Saturday, May 9, 2015

Changing the World with Ideas

Changing the World with Ideas
By Kieran Khan (twitter@kierancan) Sunday, March 8 2015,208014.html
We’re short on time as Dr Kris Rampersad and I meet at Normandie Hotel to chat. After a quick photo shoot with Elise Romany, we have just 45 minutes before she is due at the National Museum to open an exhibition by LeRoy Clarke, ‘Eye Hayti …Cries…Everywhere.’ That’s far too short a time to chat with someone whose CV in media, cultural heritage and development work weighs some 50 pages heavy as a writer, researcher, media strategist, lecturer, journalist, founder, publisher, sustainable development, advocate and more.
Despite the time frame, Dr. Rampersad is as cool as they come. She orders a cup of tea, Earl Grey, black with no sugar as I cling to my third cup of coffee for the day and she starts, “Tea, is an ancient ritual in all our cultures, you know? It is my pick me up. I get less than four hours sleep, you see.”Then she moves straight to the subject at hand: “Do you know that I was one of the founding journalists of Newsday?” It’s a fact that I did know once but forgot. She doesn’t mince words: “Many of the new journalists forget or do not know, like much of our society has little interest in heritage. Newsday started in a social climate not unlike what we have today: tremendous negativity in the news. Then, it was driven by public outcry for more balance, with more positives even with rising crime.Today that outcry seems to have died and we just accept and relish and even revel in the blood and gore. We are losing our social conscience because we have done little to try to protect or retain it. Newsday came on the scene as ‘the good news paper’ and I was titled ‘the good news reporter’,” she reminisced, laughing.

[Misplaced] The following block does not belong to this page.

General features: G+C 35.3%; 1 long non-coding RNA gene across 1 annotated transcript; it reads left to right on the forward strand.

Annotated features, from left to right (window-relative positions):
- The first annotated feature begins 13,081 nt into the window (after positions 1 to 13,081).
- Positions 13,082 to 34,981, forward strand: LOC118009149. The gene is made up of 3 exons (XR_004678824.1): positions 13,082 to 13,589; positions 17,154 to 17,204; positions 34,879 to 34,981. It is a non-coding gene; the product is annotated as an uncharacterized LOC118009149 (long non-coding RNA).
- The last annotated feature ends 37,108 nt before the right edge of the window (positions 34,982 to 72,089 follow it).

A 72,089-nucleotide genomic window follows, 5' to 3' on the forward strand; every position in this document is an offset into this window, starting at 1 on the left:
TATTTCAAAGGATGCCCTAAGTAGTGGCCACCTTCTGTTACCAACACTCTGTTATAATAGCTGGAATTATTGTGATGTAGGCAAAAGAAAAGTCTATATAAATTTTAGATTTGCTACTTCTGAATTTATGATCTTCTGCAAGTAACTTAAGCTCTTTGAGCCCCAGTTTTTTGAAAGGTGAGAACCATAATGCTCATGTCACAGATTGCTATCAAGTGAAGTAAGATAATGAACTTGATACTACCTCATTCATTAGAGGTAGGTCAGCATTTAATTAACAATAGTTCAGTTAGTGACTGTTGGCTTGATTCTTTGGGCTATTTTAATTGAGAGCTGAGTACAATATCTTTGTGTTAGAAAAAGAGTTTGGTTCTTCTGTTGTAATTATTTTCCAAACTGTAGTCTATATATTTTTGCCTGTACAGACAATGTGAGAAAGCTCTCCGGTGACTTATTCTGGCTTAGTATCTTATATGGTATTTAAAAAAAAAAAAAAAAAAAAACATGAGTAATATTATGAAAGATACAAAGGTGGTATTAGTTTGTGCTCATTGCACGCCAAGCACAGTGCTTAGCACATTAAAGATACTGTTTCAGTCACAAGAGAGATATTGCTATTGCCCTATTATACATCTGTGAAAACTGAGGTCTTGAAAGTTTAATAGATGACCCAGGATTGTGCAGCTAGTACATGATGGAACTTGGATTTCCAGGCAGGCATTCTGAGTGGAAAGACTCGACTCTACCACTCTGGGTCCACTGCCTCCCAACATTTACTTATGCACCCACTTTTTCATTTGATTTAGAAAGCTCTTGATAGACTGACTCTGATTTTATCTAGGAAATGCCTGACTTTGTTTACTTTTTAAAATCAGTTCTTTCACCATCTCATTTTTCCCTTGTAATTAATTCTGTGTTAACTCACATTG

“Our first cover story, which I wrote in September 1993, was ‘5000 Lives Saved’ (by the local suicide hotline). Think about it – a headline for such a story would normally read ‘5000 Attempted Suicide.’ My journalism was already taking on that character to impact the social conscience; that news and media should know its social responsibility to proactively shape the national character, not just report or react to it and that was the thinking that drove the founders of Newsday. But it didn’t last long. A few months in, the paper ran a crime story and its readership jumped beyond what its good news was attracting. The executives reversed the paper’s direction to what Newsday now is,” she says.“If we are lamenting the deterioration of our social conscience today, we are only reaping the whirlwind for not having invested in what it would have taken to change public orientation and outlook, not just react to it.”As negative as it all sounds, Dr Rampersad exudes energy, optimism and hope.“Social change doesn’t happen overnight, and it is not unattainable. That belief drives everything I do. But it is a collective responsibility. Positive change requires investments, risk-taking and resources.”That conscience about the long term, that we are only here for a short time as custodians not just as consumers, she notes, is what is missing from our society today.

Though she prefers not to be labelled an academic, much of her time is spent in intensive research, not just behind a desk, but interacting, collecting oral stories of peoples and cultures, visiting museums and piecing together stories couched within artefacts and she has accumulated and documented audiovisual materials and interviews from over two hundred cities in more than fifty countries across the world, and supplementing and comparing this with other materials.